• Bogliasco Foundation: Each year, the Bogliasco Foundation awards approximately 50 Fellowships in any subject area of the following disciplines: archaeology, architecture, classics, dance, film/video, history, landscape architecture, literature, music, philosophy, theater, visual arts. Bogliasco Fellowships include full room and board, plus the use of a private studio, but no stipend.
  • Dumbarton Oaks: Dumbarton Oaks is a research institute of Harvard University that exists to further and publish research in the three areas of study supported by Robert Woods Bliss and Mildred Barnes Bliss: Byzantine Studies, including related aspects of late Roman, early Christian, western Medieval, Slavic, and Near Eastern Studies; Pre-Columbian Studies of Mexico, Central America, and Andean South America; and Garden and Landscape Studies, including garden history, landscape architecture, and related disciplines. Residential fellowships for an academic year, semester, or summer are awarded in all three areas of study to scholars from around the world.
  • Getty Research Institute: Getty Scholar Grants are for established scholars, or writers who have attained distinction in their fields. Recipients are in residence at the Getty Research Institute, where they pursue their own projects free from academic obligations, make use of Getty collections, join their colleagues in a weekly meeting devoted to an annual theme, and participate in the intellectual life of the Getty.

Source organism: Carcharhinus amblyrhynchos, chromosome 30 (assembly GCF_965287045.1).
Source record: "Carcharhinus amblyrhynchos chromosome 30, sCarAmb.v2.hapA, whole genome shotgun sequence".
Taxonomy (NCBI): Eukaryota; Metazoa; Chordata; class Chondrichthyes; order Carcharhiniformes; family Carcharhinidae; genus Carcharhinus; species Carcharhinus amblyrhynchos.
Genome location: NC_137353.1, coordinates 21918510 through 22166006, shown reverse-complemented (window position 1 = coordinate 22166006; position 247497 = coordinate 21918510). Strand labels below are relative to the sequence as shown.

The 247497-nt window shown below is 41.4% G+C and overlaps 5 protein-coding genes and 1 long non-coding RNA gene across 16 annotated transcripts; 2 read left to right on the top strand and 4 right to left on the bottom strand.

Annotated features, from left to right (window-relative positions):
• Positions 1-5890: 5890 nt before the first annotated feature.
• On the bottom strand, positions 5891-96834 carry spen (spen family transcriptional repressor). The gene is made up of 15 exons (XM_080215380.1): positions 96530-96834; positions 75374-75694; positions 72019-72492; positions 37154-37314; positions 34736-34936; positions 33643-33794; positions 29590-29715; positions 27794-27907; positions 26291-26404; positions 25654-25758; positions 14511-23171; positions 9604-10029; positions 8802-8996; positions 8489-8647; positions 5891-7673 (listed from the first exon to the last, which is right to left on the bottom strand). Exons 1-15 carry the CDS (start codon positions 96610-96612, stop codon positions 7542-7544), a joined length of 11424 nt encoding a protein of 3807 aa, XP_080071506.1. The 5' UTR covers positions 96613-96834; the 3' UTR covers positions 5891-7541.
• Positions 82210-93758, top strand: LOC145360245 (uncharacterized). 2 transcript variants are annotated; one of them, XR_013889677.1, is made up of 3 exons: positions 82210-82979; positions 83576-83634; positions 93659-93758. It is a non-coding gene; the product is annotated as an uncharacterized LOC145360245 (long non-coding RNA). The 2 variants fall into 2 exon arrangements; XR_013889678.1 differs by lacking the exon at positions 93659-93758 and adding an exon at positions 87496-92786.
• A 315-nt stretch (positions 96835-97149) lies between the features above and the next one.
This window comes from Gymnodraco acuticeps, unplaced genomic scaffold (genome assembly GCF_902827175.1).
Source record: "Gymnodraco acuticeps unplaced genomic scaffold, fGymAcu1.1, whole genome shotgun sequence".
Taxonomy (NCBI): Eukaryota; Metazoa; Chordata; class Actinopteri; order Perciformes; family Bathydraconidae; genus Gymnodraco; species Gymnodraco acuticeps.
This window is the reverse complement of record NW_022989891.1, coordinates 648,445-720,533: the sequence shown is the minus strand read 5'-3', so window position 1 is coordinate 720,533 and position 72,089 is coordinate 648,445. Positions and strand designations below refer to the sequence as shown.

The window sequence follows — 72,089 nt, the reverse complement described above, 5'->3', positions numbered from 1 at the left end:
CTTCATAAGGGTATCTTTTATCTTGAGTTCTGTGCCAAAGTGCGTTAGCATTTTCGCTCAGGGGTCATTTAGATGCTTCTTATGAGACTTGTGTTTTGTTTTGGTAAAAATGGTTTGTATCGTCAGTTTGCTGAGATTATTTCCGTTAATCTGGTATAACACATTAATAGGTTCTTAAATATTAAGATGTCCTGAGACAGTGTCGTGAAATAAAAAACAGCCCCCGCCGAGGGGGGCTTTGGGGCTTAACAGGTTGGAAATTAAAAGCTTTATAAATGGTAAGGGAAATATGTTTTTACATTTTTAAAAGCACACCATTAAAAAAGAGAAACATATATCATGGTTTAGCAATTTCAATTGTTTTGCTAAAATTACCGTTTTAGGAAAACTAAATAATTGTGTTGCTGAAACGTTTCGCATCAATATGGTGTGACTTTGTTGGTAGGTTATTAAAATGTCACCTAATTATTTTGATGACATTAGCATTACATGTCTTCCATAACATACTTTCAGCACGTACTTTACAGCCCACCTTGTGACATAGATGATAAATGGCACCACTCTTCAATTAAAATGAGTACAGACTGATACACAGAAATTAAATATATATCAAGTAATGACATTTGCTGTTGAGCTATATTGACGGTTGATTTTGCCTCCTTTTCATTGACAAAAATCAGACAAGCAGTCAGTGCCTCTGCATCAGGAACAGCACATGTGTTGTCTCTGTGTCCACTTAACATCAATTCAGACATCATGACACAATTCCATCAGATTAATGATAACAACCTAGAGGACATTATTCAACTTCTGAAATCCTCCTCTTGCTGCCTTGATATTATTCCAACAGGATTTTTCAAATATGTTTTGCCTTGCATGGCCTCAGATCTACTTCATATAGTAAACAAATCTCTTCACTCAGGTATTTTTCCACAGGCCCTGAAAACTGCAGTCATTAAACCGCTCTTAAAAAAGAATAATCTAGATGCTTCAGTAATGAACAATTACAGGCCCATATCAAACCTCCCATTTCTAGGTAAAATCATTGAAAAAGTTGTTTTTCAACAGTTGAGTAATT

• Institute for Advanced Study: The School of Historical Studies supports scholarship in all fields of historical research, but it is concerned principally with the following: Greek and Roman civilizations, Medieval Europe, Modern Europe, The Islamic World, Philosophy and International Relations, History of Art, East Asian Studies.
  • National Humanities Center: The National Humanities Center is the only major independent American institute for advanced study in all fields of the humanities. Privately incorporated and governed by a distinguished board of trustees from academic, professional, and public life, the Center was planned under the auspices of the American Academy of Arts and Sciences and began operation in 1978. Outstanding scholars from across the United States and more than thirty other nations have been awarded fellowships for advanced study at the National Humanities Center.
  • The Newberry Library: Long-term fellowships support individual research and promote serious intellectual exchange through active participation in the Newberry’s scholarly activities, including a biweekly fellows’ seminar.
 Short-term fellowships
 provide access to the Newberry’s collection for PhD candidates or postdoctoral scholars.
  • Radcliffe Institute for Advanced Study, Harvard University: Fellowships are designed to support scholars, scientists, artists, and writers of exceptional promise and demonstrated accomplishments who wish to pursue work in academic and professional fields and in the creative arts.
  • Stanford Humanities Center: The Humanities Center offers approximately twenty-five residential fellowships for the academic year to Stanford and non-Stanford scholars at different career stages, giving them the opportunity to pursue their work in a supportive intellectual community.
  • University of Strasbourg Institute for Advanced Study: The Institute for Advanced Study of the University of Strasbourg (USIAS) supports original, potentially path-breaking research by means of fellowships, seminars, conferences and visiting grants. Annual calls for fellowship applications for up to 18 months are typically announced in the fall with a January deadline.
  • Villa I Tatti: The Harvard University Center for Italian Renaissance Studies offers fellowships for research in any aspect of the Renaissance in Italy.

Scholarly Societies in the Humanities Offering Funding for Members